Although I could sell up, and come out well in front and have enough to travel the world many times over, my house is something that I want to keep for down the track.
Putting away money to cover the debt repayments is the key. You need to have that covered, as well as putting away cash to cover your actual trip. 2 lots of savings effectively.
Nice read.

That’s exactly what we have done for the past 4 years. We have taken shorter trips, 2 to 6 weeks, until we have enough savings to feel comfortable quitting our jobs. Those short trips are sometimes enough, depending on what you want your life to look like.

This post is so true. We didn’t sell up to travel, instead we still maintain the mortgage and have renters in the house. We’ve been travelling for 1.5 years like that.

That’s great that you are in a position to rent your home out and still cover your mortgage. I attempted that for a while, but my tenant’s payments didn’t come close to covering my mortgage. lol

Adam says:

Great tips for someone like myself who is trying to not only find the time but the money to go on a very extensive hiking adventure.

That’s exciting! I look forward to following along your adventure.

Krista says:

This post was PERFECT for me today since I’ll be leaving for Amsterdam next month then going on to Italy then Australia in September. Today I was fussing with figuring my debt/savings/expenses and this post cheered me right up. πŸ™‚

Krista, I just helped a friend set up a budget last week and we used If you are looking to track your expenses, it’s a great website. I’m jealous you are going to Italy. I really want to go back soon!

Jillian says:

It’s all about making a plan and sticking too it! Even if you have debt it’s not impossible to travel (as you guys point out!), you just have to prepare to handle it while you’re traveling. Kudos for taking the time to figure out a way to make it work- many people would have just given up and never followed their dream!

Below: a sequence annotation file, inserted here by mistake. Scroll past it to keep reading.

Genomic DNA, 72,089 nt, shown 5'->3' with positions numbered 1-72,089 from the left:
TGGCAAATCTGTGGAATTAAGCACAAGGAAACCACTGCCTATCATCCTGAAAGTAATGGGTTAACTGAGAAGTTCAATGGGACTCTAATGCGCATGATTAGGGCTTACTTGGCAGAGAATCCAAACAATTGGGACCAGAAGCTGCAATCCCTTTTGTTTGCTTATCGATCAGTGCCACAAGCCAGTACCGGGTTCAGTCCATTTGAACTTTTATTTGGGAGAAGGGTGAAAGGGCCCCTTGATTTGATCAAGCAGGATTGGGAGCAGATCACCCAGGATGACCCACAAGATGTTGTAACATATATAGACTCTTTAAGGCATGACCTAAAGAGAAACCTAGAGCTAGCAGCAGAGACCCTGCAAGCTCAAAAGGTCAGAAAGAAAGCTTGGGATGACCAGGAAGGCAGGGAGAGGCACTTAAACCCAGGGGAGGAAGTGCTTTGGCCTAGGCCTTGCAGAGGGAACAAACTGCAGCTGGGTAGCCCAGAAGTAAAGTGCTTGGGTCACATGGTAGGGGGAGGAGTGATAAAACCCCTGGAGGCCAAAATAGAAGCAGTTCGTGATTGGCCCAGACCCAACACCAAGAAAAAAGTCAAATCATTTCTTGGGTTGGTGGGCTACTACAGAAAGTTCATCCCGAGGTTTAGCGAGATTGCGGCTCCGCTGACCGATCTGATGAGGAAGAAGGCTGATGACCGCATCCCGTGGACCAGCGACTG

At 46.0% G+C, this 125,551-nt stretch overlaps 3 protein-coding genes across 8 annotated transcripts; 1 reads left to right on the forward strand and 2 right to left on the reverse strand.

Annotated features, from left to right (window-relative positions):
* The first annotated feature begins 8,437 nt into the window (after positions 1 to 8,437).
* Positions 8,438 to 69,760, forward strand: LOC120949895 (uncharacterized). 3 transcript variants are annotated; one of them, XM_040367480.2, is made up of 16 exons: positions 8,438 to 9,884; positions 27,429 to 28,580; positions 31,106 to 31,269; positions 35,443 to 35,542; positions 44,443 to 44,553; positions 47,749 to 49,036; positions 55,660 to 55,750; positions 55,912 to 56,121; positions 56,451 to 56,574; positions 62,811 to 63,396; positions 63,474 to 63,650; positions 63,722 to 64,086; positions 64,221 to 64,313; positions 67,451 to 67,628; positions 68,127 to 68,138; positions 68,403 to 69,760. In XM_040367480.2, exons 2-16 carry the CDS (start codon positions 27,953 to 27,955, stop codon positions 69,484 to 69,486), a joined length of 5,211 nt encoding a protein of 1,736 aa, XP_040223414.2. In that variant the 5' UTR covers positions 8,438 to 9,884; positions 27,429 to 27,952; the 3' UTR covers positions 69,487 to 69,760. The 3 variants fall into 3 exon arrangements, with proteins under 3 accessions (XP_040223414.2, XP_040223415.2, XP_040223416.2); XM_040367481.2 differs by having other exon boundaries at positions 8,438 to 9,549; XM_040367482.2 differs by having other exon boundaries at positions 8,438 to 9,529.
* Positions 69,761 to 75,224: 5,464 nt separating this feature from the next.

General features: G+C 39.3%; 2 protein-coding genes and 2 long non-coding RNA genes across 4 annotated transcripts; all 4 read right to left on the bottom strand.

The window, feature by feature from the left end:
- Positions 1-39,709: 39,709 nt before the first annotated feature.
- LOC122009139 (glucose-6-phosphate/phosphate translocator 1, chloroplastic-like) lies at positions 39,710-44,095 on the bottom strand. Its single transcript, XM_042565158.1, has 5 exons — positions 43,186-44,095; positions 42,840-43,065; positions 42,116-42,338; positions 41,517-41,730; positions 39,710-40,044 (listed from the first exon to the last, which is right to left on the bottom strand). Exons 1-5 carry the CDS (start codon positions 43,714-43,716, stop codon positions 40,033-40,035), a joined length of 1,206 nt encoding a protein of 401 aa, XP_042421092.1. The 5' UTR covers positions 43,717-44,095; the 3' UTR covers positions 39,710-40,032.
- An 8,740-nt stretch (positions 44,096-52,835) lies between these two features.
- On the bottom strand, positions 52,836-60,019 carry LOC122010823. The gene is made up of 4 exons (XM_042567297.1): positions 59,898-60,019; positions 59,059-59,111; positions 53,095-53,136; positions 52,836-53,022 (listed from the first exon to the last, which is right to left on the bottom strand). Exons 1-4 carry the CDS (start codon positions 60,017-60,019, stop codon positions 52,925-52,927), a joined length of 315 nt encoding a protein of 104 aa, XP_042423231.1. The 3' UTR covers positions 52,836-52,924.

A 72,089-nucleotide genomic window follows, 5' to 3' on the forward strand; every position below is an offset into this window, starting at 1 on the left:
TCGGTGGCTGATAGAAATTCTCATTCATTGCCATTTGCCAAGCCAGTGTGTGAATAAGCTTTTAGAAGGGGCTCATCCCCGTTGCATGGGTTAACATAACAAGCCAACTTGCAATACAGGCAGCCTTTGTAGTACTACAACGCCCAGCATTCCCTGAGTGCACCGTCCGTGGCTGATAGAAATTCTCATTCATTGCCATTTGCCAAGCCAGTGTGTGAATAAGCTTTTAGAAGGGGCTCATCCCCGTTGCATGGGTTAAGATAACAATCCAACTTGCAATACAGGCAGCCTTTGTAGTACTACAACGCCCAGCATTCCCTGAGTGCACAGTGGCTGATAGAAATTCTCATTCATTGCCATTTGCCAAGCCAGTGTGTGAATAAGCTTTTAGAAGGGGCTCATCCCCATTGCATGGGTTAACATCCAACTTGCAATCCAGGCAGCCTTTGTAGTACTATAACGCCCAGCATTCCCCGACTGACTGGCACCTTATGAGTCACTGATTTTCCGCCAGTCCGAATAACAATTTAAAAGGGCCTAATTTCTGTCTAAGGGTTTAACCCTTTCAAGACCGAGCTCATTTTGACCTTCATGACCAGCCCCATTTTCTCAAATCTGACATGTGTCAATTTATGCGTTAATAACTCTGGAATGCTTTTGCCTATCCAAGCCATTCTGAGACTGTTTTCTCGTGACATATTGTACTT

I know you guys can relate, Jillian. You have created an awesome website to help others get control of their spending and set up a budget. It’s easy to set up, but it just takes dedication to follow through with it.

Mike C says:

Ah man I wanna see what the bad language was.

Nice article – I like the art of slow travelling as I like to pitch up and stay somewhere for a few months or a season. Helps you earn money and also really get to know a place. If you get tired of a place, you simply move on to your next adventure.

Mike C says:

Also how I do get a picture in my profile?

Jason says:

It was, “Testing this bullshit” Lol. Visit gravatar(dot)com and set up your email.

Mike C says:

Cheers Jason

That’s great, Mike. It sounds like you have got the hang of slow travel. I sometimes need to force myself to stay in one place. πŸ™‚

Mike C says:

Hey Christy, I wouldn’t say I have it down by any stretch of the imgination. What I do like though about putting down roots in a different country is the sense of community you get with others who have done the same.

Amy says:

I completely agree with ‘practicing the slow art of travel.’ It’s crazy to think that you could pay for a months rent with those couple of nights spent at a hotel!

Overall, these are definitely the tried-and-true methods of frugality.

Slow travel is relatively new to me. It’s usually hard for me to want to stay in one place for long because I want to see it all. My boyfriend and I are also considering house sitting, which I think will definitely force us to travel slowly.

Jason says:

Oh man, I just realized that I left some ummm, poor language in that post from some testing that was frustrating me. Oops, sorry about that everyone. It’s now removed. Oh that is so funny.

Hehe. Thanks for the entertainment, Jason. πŸ™‚

These are some great, honest thoughts. Not only great for travel – but people should learn how to live like this in all areas of their life. Whether they’re traveling or not.

It’s good to be a little frugal. I think it’s a small trade off in order to be living in a place you love.

I agree. I have always been frugal. My parents instilled that in me at a young age and I’m thankful because I would rather live simply without a lot of things I don’t need. When I have too much clutter it makes my life feel less manageable.